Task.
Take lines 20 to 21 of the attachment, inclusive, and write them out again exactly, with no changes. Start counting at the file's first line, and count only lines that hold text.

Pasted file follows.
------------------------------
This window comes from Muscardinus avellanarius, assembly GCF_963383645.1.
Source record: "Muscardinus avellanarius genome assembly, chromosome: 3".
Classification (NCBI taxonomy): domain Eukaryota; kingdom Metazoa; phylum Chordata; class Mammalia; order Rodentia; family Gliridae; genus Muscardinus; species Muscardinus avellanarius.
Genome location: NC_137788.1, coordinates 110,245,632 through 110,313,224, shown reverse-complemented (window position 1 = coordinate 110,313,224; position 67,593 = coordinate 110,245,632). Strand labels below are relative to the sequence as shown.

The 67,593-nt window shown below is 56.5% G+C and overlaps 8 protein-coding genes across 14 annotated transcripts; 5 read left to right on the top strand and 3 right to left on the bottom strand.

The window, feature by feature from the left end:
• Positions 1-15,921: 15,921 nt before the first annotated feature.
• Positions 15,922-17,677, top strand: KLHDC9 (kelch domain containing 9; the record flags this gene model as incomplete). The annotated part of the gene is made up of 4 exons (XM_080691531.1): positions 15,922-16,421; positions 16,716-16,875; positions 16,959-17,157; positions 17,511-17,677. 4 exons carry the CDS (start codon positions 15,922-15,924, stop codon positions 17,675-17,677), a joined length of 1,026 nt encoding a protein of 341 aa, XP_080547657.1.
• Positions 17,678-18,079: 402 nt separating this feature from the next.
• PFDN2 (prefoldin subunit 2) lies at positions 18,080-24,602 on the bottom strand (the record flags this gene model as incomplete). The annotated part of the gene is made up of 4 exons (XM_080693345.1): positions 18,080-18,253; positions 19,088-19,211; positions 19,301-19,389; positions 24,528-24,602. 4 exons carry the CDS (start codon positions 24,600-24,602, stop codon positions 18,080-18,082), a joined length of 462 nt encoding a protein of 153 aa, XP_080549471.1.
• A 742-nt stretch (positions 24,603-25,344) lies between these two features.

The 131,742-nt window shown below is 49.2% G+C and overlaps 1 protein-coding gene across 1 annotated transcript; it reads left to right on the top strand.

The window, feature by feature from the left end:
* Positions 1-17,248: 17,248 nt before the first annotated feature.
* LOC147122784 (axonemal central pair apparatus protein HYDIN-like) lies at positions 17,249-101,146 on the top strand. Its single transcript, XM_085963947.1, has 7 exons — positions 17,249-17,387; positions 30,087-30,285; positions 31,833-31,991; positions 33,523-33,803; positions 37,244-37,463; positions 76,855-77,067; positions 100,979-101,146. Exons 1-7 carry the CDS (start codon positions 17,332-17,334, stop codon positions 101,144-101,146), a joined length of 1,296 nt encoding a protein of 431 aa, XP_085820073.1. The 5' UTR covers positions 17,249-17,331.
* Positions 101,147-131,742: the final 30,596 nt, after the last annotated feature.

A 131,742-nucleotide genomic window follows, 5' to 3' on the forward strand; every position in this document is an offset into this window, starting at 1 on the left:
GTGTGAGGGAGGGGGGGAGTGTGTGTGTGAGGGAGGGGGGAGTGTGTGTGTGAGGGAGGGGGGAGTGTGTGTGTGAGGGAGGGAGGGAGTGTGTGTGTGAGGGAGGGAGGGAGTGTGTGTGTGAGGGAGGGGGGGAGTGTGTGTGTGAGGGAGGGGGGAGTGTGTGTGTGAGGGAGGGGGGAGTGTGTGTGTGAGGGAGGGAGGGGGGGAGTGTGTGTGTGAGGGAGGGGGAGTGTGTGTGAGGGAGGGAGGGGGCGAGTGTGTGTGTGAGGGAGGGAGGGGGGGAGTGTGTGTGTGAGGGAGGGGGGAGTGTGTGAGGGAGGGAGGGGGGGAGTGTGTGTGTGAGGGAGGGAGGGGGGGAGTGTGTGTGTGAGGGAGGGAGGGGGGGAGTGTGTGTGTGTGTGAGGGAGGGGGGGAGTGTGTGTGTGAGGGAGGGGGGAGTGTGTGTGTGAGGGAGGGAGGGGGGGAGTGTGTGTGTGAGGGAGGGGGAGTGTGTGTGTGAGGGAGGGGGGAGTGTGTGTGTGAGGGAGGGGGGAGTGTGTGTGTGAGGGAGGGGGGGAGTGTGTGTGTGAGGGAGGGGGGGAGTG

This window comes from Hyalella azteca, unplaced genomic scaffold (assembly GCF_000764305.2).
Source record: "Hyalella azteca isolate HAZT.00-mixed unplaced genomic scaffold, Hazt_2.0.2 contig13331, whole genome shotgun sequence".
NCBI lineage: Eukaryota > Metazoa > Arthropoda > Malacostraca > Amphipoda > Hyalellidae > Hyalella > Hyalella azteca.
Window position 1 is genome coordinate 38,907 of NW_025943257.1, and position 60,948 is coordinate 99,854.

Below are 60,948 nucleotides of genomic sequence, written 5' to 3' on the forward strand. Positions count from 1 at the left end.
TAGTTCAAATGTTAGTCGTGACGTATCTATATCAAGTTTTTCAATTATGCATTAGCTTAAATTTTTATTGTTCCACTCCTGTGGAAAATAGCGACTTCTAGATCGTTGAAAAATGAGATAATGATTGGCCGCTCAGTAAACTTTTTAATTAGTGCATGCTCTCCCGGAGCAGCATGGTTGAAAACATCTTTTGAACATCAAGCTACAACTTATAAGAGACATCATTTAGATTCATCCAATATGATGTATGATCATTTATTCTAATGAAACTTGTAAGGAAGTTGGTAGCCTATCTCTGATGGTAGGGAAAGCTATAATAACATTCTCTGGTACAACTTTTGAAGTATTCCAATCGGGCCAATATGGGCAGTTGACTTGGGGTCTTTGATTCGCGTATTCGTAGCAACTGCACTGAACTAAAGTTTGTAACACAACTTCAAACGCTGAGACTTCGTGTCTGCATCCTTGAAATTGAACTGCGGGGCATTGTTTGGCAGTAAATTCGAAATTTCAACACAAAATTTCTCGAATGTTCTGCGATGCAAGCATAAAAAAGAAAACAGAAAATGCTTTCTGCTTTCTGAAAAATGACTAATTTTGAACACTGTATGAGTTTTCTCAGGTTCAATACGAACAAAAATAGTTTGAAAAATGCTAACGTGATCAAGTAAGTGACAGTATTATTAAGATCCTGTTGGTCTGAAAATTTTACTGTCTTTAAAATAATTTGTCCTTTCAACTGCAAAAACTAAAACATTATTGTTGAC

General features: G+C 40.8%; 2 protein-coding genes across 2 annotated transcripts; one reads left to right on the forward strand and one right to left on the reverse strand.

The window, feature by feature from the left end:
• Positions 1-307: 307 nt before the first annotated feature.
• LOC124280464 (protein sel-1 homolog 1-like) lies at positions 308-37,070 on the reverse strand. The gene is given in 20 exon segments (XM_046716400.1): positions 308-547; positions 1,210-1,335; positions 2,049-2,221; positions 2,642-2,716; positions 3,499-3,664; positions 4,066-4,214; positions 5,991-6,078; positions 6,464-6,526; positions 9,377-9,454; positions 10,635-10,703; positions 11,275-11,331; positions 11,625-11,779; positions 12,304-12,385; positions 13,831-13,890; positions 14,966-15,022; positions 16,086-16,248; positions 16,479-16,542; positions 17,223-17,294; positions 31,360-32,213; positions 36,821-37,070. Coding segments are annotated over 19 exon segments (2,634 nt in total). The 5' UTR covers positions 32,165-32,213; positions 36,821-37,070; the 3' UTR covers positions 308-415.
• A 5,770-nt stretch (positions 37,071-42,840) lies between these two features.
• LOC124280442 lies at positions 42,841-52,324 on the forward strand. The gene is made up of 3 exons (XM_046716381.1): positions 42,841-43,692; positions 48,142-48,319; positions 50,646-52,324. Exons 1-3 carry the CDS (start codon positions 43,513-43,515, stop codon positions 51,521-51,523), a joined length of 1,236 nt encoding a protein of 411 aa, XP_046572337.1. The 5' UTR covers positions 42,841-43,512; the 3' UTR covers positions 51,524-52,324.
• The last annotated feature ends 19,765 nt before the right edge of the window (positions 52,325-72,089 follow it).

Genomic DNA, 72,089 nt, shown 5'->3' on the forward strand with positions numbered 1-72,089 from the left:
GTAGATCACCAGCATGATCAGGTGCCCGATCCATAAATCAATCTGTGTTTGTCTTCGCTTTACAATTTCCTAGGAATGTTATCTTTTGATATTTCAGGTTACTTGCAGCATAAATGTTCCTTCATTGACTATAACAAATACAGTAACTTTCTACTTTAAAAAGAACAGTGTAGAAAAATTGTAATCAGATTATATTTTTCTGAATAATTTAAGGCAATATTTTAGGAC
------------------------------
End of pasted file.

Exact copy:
Source record: "Hyalella azteca isolate HAZT.00-mixed unplaced genomic scaffold, Hazt_2.0.2 contig13331, whole genome shotgun sequence".
NCBI lineage: Eukaryota > Metazoa > Arthropoda > Malacostraca > Amphipoda > Hyalellidae > Hyalella > Hyalella azteca.